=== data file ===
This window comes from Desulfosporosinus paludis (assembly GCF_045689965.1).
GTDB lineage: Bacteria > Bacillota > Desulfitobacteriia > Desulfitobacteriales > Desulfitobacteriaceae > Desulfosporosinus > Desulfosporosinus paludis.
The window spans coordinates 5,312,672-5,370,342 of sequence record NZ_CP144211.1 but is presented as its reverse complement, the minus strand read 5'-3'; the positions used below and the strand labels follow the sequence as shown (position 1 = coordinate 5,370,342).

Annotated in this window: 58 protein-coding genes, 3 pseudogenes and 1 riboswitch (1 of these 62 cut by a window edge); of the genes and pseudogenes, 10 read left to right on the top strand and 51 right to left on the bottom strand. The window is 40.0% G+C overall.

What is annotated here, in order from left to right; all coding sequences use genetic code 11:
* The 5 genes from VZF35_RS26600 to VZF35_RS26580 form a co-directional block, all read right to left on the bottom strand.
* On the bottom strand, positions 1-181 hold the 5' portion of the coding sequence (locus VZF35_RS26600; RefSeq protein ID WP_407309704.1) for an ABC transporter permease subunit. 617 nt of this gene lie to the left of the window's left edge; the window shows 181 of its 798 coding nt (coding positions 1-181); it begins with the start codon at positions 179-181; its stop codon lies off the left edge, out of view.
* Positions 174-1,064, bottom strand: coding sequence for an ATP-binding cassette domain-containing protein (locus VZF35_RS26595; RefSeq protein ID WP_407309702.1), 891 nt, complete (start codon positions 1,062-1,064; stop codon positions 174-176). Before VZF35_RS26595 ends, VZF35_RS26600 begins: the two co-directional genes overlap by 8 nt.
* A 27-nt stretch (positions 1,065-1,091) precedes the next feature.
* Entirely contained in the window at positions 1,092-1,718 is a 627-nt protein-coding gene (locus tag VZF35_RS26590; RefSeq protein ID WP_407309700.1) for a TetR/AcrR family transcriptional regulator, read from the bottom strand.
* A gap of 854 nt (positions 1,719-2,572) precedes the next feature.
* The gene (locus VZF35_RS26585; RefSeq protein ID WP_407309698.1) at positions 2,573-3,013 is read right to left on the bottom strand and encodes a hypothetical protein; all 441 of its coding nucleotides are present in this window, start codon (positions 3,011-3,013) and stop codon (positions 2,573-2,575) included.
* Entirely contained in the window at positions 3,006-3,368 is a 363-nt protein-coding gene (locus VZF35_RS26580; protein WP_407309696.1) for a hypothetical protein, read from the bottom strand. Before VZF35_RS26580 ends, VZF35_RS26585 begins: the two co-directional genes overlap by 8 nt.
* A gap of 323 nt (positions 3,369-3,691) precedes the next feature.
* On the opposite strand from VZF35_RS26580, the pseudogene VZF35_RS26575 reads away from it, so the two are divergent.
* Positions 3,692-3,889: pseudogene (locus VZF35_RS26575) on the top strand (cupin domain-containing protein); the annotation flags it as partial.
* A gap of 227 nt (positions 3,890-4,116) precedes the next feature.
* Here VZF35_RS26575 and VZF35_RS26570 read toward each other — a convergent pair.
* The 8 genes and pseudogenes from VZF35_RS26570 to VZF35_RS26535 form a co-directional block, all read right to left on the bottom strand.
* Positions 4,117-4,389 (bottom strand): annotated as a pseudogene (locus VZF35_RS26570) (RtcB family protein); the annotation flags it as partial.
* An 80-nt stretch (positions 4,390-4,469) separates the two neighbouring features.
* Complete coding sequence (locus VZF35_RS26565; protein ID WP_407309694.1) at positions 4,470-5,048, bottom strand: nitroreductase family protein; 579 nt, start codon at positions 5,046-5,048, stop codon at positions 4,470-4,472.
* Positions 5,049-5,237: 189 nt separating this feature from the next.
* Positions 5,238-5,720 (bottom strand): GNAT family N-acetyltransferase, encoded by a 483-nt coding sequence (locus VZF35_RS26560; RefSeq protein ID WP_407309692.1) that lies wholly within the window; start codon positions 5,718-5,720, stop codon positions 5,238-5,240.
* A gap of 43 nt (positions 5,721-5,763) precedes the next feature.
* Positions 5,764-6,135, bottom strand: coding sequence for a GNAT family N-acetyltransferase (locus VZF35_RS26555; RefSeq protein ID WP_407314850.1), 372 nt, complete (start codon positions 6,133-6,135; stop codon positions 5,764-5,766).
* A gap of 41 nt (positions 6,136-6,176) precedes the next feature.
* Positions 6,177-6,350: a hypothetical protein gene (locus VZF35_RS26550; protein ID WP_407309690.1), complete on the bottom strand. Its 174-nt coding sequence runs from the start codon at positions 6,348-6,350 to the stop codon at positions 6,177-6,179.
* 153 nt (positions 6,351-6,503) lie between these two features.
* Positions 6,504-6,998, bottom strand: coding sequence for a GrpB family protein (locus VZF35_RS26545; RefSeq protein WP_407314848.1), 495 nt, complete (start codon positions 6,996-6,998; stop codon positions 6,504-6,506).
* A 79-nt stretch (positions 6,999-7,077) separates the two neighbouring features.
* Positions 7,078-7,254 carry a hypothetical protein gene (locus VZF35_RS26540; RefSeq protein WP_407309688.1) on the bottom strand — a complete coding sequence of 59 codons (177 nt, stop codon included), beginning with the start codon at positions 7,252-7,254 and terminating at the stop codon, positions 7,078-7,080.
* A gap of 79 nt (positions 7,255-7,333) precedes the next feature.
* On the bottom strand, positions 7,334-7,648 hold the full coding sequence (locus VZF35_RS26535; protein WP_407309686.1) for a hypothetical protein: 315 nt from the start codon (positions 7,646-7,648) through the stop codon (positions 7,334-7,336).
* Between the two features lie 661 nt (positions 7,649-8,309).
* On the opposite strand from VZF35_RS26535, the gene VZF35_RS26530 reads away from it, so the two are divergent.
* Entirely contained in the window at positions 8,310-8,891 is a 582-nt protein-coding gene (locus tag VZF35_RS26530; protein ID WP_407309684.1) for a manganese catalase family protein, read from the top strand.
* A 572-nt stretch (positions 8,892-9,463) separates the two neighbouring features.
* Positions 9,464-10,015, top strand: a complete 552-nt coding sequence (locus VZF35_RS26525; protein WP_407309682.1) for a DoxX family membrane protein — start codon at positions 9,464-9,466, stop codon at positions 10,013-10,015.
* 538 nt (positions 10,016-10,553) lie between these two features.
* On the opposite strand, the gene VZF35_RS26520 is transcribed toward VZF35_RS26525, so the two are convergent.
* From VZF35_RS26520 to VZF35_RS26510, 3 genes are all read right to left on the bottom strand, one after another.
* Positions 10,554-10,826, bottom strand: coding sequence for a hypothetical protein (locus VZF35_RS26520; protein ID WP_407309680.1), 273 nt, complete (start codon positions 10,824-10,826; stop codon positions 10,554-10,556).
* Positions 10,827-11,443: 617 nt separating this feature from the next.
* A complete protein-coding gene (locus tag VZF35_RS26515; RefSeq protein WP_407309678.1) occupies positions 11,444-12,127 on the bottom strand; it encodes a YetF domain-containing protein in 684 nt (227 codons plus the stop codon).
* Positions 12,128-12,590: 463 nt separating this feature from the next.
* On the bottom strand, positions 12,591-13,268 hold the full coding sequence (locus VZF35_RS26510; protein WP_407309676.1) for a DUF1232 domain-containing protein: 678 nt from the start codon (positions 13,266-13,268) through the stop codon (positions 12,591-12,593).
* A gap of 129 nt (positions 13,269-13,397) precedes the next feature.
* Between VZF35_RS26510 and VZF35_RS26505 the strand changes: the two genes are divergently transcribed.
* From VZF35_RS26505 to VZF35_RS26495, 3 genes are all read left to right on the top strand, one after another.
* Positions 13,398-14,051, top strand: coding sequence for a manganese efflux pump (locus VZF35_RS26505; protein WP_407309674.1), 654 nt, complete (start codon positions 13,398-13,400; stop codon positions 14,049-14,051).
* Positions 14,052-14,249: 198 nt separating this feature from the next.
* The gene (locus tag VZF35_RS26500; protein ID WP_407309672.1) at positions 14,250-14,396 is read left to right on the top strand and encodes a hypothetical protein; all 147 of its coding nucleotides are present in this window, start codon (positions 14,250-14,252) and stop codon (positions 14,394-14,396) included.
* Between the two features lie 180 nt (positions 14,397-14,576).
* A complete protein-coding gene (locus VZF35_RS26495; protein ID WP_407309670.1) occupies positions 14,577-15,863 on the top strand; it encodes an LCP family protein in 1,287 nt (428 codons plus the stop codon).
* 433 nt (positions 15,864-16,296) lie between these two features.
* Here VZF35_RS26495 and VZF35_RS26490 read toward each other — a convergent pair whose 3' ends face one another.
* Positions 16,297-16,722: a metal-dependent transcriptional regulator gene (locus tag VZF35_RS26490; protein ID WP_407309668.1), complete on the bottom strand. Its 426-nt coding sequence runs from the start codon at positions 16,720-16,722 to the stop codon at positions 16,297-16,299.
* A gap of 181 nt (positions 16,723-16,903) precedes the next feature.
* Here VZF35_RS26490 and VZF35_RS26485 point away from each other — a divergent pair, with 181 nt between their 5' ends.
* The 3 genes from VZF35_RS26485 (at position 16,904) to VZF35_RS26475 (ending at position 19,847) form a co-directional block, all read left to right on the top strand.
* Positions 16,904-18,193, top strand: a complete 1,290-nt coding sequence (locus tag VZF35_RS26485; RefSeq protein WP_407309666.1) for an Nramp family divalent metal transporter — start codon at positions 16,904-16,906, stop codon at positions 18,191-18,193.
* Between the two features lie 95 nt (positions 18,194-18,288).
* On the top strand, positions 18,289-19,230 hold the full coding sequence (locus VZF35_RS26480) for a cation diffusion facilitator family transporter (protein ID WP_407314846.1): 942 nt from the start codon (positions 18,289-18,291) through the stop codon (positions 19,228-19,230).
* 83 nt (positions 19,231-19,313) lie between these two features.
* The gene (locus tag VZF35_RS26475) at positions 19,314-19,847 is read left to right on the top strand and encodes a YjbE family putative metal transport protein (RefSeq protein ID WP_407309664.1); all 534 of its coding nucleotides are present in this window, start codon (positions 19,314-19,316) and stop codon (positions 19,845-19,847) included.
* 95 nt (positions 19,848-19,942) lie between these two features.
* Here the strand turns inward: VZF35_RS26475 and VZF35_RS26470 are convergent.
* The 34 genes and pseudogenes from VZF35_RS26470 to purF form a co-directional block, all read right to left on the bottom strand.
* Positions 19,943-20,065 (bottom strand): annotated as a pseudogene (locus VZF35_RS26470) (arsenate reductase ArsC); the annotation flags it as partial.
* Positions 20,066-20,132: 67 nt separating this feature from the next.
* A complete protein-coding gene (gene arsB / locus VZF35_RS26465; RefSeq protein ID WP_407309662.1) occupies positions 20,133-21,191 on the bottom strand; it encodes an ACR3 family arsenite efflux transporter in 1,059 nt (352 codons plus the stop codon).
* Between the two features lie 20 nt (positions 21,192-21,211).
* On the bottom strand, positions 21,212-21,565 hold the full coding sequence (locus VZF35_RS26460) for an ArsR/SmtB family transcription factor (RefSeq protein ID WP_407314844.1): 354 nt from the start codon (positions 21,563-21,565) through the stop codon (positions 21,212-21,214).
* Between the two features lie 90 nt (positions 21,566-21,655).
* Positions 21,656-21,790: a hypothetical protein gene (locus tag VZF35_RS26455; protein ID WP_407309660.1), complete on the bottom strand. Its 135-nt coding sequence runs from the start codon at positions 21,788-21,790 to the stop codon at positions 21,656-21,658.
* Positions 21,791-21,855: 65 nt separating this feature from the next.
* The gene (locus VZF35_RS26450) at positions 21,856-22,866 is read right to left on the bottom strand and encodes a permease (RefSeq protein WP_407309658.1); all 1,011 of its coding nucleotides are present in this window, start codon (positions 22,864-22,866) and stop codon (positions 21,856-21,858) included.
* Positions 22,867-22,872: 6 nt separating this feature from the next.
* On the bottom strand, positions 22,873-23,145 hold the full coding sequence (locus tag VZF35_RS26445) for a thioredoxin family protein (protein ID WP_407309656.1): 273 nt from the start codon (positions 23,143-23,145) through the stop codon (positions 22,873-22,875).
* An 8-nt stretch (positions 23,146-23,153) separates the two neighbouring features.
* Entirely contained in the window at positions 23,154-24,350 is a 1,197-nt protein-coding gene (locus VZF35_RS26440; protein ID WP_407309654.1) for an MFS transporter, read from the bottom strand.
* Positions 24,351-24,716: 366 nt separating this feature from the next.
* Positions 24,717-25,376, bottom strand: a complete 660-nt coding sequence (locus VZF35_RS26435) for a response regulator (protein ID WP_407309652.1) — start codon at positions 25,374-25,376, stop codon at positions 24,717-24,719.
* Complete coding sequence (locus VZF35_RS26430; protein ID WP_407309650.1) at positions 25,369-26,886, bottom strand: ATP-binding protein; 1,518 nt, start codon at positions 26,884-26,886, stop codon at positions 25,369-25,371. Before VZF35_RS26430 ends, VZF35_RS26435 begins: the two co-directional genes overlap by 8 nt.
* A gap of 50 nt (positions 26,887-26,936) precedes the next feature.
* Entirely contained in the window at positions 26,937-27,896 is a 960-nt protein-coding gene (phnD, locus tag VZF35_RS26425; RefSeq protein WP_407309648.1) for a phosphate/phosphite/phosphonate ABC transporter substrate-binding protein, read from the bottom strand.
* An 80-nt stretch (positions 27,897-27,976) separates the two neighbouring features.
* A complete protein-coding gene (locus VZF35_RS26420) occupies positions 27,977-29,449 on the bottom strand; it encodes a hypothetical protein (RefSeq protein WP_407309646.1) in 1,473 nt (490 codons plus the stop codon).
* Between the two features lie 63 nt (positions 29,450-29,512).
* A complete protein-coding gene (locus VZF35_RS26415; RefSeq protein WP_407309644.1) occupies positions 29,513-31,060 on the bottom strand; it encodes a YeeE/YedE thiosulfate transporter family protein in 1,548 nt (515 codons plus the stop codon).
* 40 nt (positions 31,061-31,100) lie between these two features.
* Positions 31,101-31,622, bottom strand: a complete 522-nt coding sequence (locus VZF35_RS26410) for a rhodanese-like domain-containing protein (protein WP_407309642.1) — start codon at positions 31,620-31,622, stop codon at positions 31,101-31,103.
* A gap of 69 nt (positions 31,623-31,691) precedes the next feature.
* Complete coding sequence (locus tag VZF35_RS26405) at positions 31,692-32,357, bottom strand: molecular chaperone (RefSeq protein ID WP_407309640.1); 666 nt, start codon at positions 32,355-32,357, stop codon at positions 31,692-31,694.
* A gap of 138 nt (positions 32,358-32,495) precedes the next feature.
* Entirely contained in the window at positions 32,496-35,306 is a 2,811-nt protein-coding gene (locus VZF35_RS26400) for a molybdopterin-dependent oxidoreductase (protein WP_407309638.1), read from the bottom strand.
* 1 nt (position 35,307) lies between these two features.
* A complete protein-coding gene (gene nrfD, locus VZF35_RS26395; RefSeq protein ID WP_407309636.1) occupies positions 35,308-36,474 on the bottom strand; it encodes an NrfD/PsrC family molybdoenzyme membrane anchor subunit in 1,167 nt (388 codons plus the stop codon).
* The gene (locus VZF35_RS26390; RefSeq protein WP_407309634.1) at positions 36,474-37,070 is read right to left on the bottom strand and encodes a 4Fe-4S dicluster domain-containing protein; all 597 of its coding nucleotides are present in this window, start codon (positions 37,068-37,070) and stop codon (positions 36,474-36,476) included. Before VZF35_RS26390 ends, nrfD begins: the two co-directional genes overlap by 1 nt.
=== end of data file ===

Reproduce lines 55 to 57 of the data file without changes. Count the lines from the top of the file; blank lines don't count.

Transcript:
* A complete protein-coding gene (locus VZF35_RS26495; protein ID WP_407309670.1) occupies positions 14,577-15,863 on the top strand; it encodes an LCP family protein in 1,287 nt (428 codons plus the stop codon).
* 433 nt (positions 15,864-16,296) lie between these two features.
* Here VZF35_RS26495 and VZF35_RS26490 read toward each other — a convergent pair whose 3' ends face one another.